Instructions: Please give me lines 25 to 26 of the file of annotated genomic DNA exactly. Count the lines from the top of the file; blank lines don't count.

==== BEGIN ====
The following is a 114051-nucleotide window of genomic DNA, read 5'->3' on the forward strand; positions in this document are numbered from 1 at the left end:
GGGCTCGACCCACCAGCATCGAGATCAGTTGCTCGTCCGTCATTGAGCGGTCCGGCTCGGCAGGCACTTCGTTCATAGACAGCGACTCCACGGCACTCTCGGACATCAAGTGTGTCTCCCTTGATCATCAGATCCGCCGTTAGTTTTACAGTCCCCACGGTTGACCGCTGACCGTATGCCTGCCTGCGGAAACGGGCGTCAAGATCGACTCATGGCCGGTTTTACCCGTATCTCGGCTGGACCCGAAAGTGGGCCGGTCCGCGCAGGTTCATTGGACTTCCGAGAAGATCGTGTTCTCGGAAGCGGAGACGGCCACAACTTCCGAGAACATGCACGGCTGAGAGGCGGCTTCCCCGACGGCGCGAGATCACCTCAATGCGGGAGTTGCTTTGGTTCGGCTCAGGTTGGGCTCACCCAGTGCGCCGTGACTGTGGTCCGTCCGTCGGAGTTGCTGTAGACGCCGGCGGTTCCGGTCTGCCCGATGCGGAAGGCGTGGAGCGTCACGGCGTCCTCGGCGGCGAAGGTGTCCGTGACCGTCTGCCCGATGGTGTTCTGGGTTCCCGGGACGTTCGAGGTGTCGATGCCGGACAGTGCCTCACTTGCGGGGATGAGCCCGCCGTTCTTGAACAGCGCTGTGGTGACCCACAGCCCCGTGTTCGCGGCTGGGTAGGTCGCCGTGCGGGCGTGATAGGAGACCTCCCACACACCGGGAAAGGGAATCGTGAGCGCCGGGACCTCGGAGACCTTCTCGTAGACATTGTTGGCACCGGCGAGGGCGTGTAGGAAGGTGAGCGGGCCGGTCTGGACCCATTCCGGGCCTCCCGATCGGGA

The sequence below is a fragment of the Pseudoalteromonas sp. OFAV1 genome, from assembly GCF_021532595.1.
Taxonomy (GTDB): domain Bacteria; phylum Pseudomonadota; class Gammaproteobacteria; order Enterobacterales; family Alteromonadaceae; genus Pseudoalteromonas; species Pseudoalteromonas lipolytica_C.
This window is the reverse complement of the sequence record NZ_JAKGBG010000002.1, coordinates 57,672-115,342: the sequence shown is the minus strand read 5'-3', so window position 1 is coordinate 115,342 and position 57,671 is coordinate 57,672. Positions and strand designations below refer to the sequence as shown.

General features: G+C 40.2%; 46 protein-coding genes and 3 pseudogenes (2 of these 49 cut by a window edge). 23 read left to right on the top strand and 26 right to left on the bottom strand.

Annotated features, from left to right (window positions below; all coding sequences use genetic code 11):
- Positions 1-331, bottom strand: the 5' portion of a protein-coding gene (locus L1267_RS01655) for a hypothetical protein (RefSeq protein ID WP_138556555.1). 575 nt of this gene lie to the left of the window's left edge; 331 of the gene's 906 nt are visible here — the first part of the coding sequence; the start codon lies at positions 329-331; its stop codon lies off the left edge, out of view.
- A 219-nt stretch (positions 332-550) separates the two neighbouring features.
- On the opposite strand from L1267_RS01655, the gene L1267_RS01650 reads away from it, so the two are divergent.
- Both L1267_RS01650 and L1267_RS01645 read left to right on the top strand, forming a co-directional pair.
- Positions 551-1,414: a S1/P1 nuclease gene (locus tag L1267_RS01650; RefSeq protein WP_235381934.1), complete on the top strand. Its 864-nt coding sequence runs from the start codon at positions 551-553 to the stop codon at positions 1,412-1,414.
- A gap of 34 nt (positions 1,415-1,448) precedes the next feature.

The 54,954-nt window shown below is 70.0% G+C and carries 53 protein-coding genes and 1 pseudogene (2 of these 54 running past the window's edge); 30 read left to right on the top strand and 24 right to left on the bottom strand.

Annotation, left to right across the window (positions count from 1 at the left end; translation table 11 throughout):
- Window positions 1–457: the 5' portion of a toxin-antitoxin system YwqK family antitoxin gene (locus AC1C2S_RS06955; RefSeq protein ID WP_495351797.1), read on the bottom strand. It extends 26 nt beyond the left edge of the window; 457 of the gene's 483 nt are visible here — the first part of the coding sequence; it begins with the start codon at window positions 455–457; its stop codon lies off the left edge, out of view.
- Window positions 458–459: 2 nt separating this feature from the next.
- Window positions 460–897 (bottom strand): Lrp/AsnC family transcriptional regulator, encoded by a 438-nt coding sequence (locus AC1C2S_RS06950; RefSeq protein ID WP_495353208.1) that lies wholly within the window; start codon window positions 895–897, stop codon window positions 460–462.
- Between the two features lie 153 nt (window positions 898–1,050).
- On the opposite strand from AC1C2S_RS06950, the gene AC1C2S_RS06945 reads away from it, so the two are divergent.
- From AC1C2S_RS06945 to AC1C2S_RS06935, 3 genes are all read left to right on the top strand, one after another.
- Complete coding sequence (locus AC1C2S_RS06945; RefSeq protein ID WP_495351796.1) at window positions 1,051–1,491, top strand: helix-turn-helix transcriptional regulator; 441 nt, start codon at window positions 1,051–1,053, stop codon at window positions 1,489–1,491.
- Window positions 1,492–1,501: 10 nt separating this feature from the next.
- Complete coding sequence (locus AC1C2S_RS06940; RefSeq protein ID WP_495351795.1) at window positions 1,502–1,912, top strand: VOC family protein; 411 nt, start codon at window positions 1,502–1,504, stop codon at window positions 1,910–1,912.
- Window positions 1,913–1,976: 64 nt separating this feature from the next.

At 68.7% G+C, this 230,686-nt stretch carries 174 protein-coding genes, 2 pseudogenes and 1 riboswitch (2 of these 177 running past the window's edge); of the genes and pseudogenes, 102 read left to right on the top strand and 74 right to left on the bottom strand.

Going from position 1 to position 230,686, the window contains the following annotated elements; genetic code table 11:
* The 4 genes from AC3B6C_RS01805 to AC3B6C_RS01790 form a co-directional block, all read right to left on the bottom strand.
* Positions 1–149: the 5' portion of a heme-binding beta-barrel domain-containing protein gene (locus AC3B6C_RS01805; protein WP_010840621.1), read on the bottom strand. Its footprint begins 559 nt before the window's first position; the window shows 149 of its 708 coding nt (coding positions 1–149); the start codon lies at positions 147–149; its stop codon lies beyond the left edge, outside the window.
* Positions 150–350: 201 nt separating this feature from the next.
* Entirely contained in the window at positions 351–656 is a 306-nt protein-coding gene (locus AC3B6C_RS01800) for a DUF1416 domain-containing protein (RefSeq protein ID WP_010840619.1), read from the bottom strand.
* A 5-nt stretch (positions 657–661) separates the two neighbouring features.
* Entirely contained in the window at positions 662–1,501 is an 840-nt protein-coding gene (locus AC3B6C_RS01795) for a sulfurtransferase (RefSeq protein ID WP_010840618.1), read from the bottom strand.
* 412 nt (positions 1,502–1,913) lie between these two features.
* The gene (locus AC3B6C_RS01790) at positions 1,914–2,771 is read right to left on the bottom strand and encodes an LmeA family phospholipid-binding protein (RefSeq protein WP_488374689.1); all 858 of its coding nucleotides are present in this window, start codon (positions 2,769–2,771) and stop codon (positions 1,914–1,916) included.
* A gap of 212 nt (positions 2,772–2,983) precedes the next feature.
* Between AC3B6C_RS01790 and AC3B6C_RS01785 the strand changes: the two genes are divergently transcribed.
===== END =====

- Window positions 1,913–1,976: 64 nt separating this feature from the next.

At 68.7% G+C, this 230,686-nt stretch carries 174 protein-coding genes, 2 pseudogenes and 1 riboswitch (2 of these 177 running past the window's edge); of the genes and pseudogenes, 102 read left to right on the top strand and 74 right to left on the bottom strand.